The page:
Take solace, Manchester United fans. There may be a reason why Wayne Rooney looked so bad in his one Premier League start. At least, there may be a reason beyond “maybe he’s just not as good anymore.” He might be out of shape.
That news comes after the Guardian published excerpts from Rooney’s upcoming book, one chronicling 10 years in the Premier League. It’s Rooney’s second book, with the 2008 release My Story chronicling the hard-earned lessong of a 22-year-old soccer protegé who’d already earned a move to Manchester United.
Busy cranking out these tomes rather than training (as if he writes them himself), it’s no wonder Wayne’s put on a few pounds. How much weight? A whole seven pounds, which doesn’t sound like a big deal considering the peak state at which most soccer players play through their seasons (at the end of which, it’s not uncommon for them to be under-weight). For Rooney, however, the scales were quite a shock:
Early July: the first day back at pre-season training. I’m like most blokes, I put on a few pounds after a holiday. Even if I don’t train for a week, I put on two or three, but when I get back to Carrington for the first day of work, I’m in for a shock. The scales in the club gym tell me I’ve put on a few more pounds than expected – seven. Seven!
As Rooney later hints, the weight shouldn’t be a problem, but if he was more out of shape than normal when he returned to Carrington, it’s no wonder he looked behind the pace when United opened their season at Goodison. Rooney concedes as much when talking about the demands on a center forward:
As a striker I need to work hard all the time. I need to be sharp, which means my fitness has to be right to play well. If it isn’t, it shows. It would probably be different if I were a full-back. I could hide a bit, make fewer runs into the opposition half and get away with it. But as a centre-forward for Manchester United, there’s no place to hide. I’ve got to work as hard as I can, otherwise the manager will haul me off the pitch or drop me for the next game.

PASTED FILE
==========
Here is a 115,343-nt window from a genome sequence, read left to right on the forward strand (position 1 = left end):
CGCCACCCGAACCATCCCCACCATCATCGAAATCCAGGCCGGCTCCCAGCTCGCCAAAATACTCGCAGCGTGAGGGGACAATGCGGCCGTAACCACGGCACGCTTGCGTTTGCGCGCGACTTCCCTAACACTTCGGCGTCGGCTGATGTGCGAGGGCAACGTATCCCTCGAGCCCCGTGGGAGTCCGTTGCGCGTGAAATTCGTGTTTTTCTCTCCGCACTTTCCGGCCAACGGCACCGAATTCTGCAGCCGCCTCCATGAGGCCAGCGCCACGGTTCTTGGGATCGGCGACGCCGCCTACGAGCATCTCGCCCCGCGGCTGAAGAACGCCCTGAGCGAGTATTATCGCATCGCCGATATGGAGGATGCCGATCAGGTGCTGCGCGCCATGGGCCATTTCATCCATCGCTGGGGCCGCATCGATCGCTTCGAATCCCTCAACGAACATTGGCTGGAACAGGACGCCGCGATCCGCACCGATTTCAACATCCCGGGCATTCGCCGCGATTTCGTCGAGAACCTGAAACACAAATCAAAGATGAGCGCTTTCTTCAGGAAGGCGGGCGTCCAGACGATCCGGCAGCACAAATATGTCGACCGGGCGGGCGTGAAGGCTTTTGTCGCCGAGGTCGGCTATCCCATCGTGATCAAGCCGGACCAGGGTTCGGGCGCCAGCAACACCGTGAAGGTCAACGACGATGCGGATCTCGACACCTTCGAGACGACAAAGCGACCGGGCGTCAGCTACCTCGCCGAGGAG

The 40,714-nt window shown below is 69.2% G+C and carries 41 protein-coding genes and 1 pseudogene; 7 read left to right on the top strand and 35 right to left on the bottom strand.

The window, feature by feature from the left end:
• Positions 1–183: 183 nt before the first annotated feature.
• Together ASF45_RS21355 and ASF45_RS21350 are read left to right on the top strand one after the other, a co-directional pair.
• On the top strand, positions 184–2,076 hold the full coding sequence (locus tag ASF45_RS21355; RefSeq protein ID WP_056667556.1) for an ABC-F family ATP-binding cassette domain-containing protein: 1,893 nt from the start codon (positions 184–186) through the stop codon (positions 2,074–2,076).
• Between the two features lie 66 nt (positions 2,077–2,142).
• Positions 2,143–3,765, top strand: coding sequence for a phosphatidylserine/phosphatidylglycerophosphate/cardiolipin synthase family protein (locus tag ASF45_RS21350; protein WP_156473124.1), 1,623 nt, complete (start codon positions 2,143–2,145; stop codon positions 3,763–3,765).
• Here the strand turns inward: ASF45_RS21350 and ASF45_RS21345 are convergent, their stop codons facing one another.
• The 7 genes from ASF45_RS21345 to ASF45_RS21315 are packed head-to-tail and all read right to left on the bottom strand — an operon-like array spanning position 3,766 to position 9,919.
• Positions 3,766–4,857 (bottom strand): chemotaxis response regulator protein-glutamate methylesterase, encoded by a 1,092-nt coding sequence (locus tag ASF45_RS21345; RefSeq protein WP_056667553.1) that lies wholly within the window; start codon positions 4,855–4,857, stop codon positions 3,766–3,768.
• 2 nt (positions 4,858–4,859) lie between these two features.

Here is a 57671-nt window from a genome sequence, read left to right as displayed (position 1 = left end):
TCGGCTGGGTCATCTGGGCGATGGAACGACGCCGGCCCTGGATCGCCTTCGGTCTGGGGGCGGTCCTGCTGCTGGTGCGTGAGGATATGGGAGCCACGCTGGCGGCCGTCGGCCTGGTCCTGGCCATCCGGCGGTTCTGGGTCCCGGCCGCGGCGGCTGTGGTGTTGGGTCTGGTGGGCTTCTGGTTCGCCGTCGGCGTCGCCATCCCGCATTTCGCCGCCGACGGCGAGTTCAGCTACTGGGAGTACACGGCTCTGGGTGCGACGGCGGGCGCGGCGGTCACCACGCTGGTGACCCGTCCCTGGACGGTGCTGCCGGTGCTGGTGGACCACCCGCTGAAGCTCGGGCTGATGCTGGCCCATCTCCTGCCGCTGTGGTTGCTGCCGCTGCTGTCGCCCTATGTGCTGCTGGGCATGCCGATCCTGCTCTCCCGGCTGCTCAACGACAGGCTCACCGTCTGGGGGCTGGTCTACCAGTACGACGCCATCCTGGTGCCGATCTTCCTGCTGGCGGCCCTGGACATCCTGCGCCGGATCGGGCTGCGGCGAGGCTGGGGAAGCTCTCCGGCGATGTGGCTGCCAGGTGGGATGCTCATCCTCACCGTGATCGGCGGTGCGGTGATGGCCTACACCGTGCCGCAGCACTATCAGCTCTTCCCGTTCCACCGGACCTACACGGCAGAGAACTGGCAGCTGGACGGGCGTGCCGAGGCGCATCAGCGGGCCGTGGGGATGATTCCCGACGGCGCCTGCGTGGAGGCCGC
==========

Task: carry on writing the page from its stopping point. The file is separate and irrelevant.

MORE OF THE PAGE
So Rooney probably wasn’t surprised when he was benched for Fulham.
The weight revelation, headline-material though it may be, is one of the least interesting parts of the Guardian’s excerpt. More compelling (and quiet sad, considering Rooney’s age), is his current physical state.
Physically I’ve taken a bit of a battering over the years; being lumped by Transformer-sized centre-backs or having my muscles smashed by falls, shoulder barges and last-ditch tackles, day in, day out, has left me a bit bruised. When I get up in the morning after a game, I struggle to walk for the first half an hour. I ache a bit. It wasn’t like that when I was a lad. I remember sometimes when I finished training or playing with Everton and United, I’d want to play some more. But football has had a massive impact on my body because my game is based on speed, power and intensity.
All of which makes you wonder how much longer Rooney can be a top player. His rings count 26, but his miles count closer to 32. While we marvel at the collection of attackers Alex Ferguson has been able to amass (signing another one, Angelo Henriquez today), that depth looks entirely different when you consider the minutes piling on Rooney’s body. Undoubtedly, United’s staff have witness the effects.
Particularly with post-Cristiano Ronaldo United, Ferguson has had to rely on Rooney to an uncomfortable degree. Perhaps that time is over.